Back to process. My editor–that’s Leslie Gelbman, St. Martin’s Press–works fast, too. I’ll hear back from her on the new ms in a very timely fashion, which I’m very grateful for because even with that quick turnaround, I’ll have started the next book.

Routine is my god.

It’s what I do. A day or two off to recharge, to maybe start fiddling with research, to play with that mental outline, then it’s close the cage door and go again.

I may have to stop the current work if Leslie wants any changes. Since she’s going to be right about those changes ninety-nine times out of a hundred, I don’t argue. The one time I KNOW she’s not right, she doesn’t argue.


I’m able to produce a lot of books because I work every day. Because I don’t go out to lunch or dinner, or to events, go shopping, have hobbies or socialize all that much. I don’t want to.

I like home. I like my space. I have plenty of people living in my head for company.

I don’t spend a lot of time, sometimes none at all, on social media. It’s a time suck. My time’s valuable to me.

And routine is my god.

Get up, fiddle, write, write, write, workout, engage with my husband, make dinner, maybe have the kids over for dinner a couple times a month and enjoy grandkids.

I garden in the spring and summer, bake bread, but that’s weekends.

I make soups and breads in the fall and winter, again, that’s weekends.

When on vacation I’ll write here and there. Because I miss it if I don’t. I don’t slave while on a break, but I’ll write now and then.

And I think about the book all the time. In the shower, in the workout, in the garden, in the kitchen. I can work out plot points while kneading bread dough, so good for me.

There’s no secret, no formula, no magic spell.

It’s called writing, regularly, consistently, daily. It’s discipline and drive and desire. The three Ds I also tout when asked. Talent’s great, but without the three Ds, it’s hard to produce.

Fortunately for me I have them, and I use them.

I love my work, even on a bad day, I love my work. Being a writer is a gift I’m grateful for, even when it’s a bad day.

I value and respect the reader. Lying, to me, equals devaluing and disrespect.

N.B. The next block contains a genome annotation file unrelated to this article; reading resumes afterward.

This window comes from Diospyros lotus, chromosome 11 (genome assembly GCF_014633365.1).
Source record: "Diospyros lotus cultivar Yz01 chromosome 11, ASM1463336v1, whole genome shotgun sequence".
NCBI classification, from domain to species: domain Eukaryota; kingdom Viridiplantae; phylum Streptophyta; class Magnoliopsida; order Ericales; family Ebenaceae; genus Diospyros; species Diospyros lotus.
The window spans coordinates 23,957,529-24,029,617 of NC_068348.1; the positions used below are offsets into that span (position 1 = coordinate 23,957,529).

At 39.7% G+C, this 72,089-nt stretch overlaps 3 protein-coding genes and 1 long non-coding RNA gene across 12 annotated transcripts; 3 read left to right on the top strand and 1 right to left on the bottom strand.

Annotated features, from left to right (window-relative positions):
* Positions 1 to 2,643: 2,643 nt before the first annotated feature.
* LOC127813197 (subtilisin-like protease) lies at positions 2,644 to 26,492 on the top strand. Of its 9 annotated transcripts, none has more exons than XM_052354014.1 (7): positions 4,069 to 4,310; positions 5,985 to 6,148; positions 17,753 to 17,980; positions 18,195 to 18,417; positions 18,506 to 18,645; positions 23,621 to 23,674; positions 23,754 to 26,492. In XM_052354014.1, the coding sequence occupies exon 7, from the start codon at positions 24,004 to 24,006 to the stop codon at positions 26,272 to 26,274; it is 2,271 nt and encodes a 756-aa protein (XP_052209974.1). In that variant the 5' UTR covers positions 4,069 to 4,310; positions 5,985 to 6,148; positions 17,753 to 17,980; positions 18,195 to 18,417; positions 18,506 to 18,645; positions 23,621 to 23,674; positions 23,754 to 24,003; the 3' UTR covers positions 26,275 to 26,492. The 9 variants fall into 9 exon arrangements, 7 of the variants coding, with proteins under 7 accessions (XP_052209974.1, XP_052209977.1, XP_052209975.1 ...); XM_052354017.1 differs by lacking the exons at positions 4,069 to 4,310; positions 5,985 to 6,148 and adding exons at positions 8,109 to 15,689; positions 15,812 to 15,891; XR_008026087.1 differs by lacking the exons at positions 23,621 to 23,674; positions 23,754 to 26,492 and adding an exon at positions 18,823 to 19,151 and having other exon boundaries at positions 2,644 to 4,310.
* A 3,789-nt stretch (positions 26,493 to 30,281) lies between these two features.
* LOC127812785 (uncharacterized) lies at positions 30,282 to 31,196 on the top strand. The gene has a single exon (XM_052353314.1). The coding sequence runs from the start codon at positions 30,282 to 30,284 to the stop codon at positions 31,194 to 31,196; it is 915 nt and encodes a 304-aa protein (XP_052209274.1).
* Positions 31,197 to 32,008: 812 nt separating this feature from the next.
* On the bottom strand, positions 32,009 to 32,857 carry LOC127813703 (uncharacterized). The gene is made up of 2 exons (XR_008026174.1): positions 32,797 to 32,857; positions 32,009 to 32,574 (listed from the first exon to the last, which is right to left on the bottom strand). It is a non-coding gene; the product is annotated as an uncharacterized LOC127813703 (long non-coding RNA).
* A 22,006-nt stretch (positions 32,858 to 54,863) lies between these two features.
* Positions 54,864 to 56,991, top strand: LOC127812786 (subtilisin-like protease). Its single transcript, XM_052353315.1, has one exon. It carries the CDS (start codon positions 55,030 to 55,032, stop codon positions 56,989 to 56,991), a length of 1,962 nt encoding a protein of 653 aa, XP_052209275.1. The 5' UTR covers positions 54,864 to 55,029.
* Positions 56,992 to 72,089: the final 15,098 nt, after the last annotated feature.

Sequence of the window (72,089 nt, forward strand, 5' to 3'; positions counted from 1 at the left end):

So to the readers–whether or not you enjoy my books, have read any of my books, read my books occasionally or all the time–I write every one, myself, alone, in my space.

Whatever you think of the finished product, it came from me.



The current count for books and authors copied by Cristiane Serruyo is 67/35. That’s thirty-five authors who’ve been impacted by her thievery, and sixty-seven of our books she treated like an all-you-can steal buffet.

There will be more. There are many people doing the laborious, tedious work of searching for infringing material, doing comparisons, documenting. I can’t express how grateful I am to every one of them.

As I outlined before in my blog, I’ve been plagiarized before. Janet Dailey was the most egregious, but not the only time. It’s horrible, always horrible. It’s gut-punching, time consuming–and all too often financially draining to deal with. It interferes with creativity, with the simple ability to sit down and put–and keep–your mind in the story you’re trying to write.

And it just hurts. Your head, your heart, your spirit. Every single time.

To The Pain, a la The Princess Bride’s Westley.

One woman stole from (so-far) thirty-five authors, picking and choosing, I suppose, what sounded good to her, then–apparently–tossed that to ghostwriters she hired from Fiverr. So she could put her name on books, pose for photos, do interviews, engage with readers and brag.

And lie as she talked about having to ice her hand down from the pain of hours at the keyboard.

I doubt her copy and pasting gave her any freaking wrist pain.